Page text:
Researchers have used graphene to create a lens that's so flat, it's 300 times thinner than a sheet of paper and weighs just 1 microgram. That means it's small enough to split a beam of single photons - something that's going to be crucial if we ever want to develop optical computers that process data at the speed of light.
These optical computers require devices called photonic chips, which store information as photons rather than electrons, and allow that information to move at light speed - and people are pretty excited about it. NASA is already using it, and the technology is getting more and more impressive. But there are still some limitations, and one of those is having lenses thin enough to split beams of light and divert them around the chip.
Attempts to make these lenses in the past have required expensive and impractical materials such as gold, but researchers at Swinburne University of Technology in Australia have been working on a solution, and they've managed to produce a lens using graphene oxide that's not only thin enough to overcome the diffraction limit, but is also cheap, strong, flexible, and easy to produce.
As we said at the time:
"Why does that matter, you may ask? Well, think of it this way: the new lens could be used to build devices capable of viewing, manipulating, monitoring, and trapping the tiniest particles in real time. In other words, it has the potential to revolutionise the technology used in medical diagnosis and treatment, imaging, sensing, and even computing."
Not only will this research be able to boost the efficiency and speed of photonic chips, but it's also able to be used a little closer to home - in our phones. Smart phones with cameras could have their size and weight reduced, as the cameras in our phones are currently weighed down by heavy and thick lenses.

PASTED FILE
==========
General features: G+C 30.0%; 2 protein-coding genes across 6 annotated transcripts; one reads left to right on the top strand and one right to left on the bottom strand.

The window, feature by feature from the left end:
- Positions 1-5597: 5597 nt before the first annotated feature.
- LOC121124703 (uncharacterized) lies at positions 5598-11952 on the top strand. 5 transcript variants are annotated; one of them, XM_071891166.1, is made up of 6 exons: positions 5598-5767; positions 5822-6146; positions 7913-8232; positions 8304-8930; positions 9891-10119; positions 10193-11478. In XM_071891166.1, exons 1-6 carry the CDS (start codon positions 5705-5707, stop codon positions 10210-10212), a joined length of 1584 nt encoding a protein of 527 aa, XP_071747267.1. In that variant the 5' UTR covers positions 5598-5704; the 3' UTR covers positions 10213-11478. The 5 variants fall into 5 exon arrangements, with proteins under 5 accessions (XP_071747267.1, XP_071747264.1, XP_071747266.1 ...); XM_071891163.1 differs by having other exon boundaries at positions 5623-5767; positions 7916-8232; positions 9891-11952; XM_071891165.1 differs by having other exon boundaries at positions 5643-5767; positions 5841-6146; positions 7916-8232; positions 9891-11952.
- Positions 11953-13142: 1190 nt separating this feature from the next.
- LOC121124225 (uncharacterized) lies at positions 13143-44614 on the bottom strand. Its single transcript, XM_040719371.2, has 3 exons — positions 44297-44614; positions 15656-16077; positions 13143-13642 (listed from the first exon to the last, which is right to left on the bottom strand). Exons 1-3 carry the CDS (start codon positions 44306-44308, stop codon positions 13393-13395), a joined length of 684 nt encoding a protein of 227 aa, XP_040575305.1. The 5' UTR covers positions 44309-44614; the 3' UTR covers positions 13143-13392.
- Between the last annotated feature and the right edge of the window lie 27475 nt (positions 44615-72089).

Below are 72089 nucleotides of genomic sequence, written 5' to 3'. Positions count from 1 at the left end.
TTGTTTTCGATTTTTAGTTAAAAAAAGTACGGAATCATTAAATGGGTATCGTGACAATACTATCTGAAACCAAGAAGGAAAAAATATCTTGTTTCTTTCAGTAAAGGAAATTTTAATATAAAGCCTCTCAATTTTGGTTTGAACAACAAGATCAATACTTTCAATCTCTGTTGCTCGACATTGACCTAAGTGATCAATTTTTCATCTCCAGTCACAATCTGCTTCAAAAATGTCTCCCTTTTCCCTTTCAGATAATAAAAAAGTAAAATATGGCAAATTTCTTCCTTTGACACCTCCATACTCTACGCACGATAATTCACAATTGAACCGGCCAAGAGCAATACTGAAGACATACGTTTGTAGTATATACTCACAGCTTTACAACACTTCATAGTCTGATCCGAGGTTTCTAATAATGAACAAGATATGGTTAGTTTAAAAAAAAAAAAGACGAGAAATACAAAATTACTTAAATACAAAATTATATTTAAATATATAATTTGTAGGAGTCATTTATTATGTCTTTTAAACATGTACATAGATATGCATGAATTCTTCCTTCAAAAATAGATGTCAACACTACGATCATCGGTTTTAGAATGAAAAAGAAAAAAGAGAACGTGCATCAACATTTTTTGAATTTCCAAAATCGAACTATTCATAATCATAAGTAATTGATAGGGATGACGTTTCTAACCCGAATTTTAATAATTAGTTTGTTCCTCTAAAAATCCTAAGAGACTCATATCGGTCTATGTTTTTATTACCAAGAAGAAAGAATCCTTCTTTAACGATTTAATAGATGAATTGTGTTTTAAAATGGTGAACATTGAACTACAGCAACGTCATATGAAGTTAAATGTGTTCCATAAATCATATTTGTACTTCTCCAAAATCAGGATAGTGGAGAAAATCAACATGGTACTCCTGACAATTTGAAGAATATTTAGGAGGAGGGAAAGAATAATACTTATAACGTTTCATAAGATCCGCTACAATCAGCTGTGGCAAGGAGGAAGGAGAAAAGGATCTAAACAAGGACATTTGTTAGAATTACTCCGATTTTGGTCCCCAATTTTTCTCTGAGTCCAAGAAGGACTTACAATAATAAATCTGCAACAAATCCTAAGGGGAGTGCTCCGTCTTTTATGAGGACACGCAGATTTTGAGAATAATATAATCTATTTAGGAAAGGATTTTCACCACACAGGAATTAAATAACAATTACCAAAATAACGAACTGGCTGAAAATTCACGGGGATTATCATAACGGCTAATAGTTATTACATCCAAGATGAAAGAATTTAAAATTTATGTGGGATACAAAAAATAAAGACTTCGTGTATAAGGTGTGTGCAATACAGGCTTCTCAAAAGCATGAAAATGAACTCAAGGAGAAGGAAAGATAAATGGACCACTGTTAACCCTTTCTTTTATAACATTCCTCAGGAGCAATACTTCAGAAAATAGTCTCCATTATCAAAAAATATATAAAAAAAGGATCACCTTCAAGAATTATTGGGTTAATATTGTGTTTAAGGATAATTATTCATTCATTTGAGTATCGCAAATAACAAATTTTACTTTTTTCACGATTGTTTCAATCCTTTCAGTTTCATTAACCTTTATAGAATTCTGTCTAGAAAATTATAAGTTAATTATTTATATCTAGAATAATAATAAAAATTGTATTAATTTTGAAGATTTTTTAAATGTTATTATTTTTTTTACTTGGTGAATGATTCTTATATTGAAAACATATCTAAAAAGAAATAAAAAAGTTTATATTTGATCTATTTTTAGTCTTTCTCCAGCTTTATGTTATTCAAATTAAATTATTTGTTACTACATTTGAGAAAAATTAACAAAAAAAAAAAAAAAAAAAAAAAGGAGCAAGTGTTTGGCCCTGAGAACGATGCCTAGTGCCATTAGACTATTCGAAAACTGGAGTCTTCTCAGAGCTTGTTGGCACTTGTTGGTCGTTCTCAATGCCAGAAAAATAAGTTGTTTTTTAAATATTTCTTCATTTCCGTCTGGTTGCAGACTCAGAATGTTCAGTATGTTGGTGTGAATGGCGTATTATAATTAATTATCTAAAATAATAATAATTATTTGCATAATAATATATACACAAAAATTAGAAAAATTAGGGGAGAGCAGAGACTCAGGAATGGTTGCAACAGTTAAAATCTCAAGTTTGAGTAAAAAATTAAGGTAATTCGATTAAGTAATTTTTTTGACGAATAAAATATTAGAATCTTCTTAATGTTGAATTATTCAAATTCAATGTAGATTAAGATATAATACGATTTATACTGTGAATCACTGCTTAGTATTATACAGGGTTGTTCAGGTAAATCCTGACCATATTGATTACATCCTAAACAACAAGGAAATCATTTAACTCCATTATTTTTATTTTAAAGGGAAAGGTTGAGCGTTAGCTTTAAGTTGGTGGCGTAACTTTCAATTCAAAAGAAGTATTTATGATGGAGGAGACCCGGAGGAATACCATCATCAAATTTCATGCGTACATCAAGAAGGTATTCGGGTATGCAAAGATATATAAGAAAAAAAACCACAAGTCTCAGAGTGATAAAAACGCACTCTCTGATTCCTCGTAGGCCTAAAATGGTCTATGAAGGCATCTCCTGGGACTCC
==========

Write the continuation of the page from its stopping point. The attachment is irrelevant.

And these graphene lenses also have a whole range of other properties that could be useful for medical research and imaging - they can focus near the infrared spectrum, allow thermo-imaging and could even be able to do remote medical diagnosis.
"Our lens concept has a 3D subwavelength capability that is 30 times more efficient, able to tightly focus broadband light from the visible to the near infrared, and offers a simple and low-cost manufacturing method," said lead researcher Baohua Jia, from Swinburne's Centre for Micro-Photonics. The team is now looking at integrating the lens with fibre to create a smaller, safer and more sophisticated endoscope for medical procedures.
Just in case that isn't enough, the technology is also able to be used in nanosatellites to make them lighter, and better at focusing on Earth. These nanosatellites are tiny box-shaped satellites weighing between 1 and 10 kilograms. It's able to perform the functions that normal satellites do, but costs less to launch and can even be faster than micro or regular satellites.
"We feel very excited about it," said Jia. "My team wants to let the world know that we have this fantastic technology and that it will be useful and change their lives."